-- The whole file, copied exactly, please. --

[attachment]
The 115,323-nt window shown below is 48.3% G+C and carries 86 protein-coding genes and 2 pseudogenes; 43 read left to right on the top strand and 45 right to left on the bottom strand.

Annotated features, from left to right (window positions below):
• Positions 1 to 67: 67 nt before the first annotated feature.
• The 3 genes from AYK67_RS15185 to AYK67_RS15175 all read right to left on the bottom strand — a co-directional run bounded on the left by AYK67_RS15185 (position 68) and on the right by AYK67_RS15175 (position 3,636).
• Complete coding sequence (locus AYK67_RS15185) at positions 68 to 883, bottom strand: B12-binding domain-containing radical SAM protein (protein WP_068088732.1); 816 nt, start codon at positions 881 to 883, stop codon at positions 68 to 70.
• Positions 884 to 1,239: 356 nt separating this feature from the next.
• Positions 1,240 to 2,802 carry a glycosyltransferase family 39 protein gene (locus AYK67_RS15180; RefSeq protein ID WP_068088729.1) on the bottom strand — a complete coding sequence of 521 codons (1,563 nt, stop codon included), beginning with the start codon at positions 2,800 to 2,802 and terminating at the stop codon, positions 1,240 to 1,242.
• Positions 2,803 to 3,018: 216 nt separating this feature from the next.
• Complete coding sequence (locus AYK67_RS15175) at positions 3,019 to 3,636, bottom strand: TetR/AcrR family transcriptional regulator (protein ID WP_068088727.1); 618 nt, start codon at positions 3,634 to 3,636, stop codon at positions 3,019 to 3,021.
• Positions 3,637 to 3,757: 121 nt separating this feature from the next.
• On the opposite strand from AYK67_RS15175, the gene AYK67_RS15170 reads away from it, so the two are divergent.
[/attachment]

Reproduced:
The 115,323-nt window shown below is 48.3% G+C and carries 86 protein-coding genes and 2 pseudogenes; 43 read left to right on the top strand and 45 right to left on the bottom strand.

Annotated features, from left to right (window positions below):
• Positions 1 to 67: 67 nt before the first annotated feature.
• The 3 genes from AYK67_RS15185 to AYK67_RS15175 all read right to left on the bottom strand — a co-directional run bounded on the left by AYK67_RS15185 (position 68) and on the right by AYK67_RS15175 (position 3,636).
• Complete coding sequence (locus AYK67_RS15185) at positions 68 to 883, bottom strand: B12-binding domain-containing radical SAM protein (protein WP_068088732.1); 816 nt, start codon at positions 881 to 883, stop codon at positions 68 to 70.
• Positions 884 to 1,239: 356 nt separating this feature from the next.
• Positions 1,240 to 2,802 carry a glycosyltransferase family 39 protein gene (locus AYK67_RS15180; RefSeq protein ID WP_068088729.1) on the bottom strand — a complete coding sequence of 521 codons (1,563 nt, stop codon included), beginning with the start codon at positions 2,800 to 2,802 and terminating at the stop codon, positions 1,240 to 1,242.
• Positions 2,803 to 3,018: 216 nt separating this feature from the next.
• Complete coding sequence (locus AYK67_RS15175) at positions 3,019 to 3,636, bottom strand: TetR/AcrR family transcriptional regulator (protein ID WP_068088727.1); 618 nt, start codon at positions 3,634 to 3,636, stop codon at positions 3,019 to 3,021.
• Positions 3,637 to 3,757: 121 nt separating this feature from the next.
• On the opposite strand from AYK67_RS15175, the gene AYK67_RS15170 reads away from it, so the two are divergent.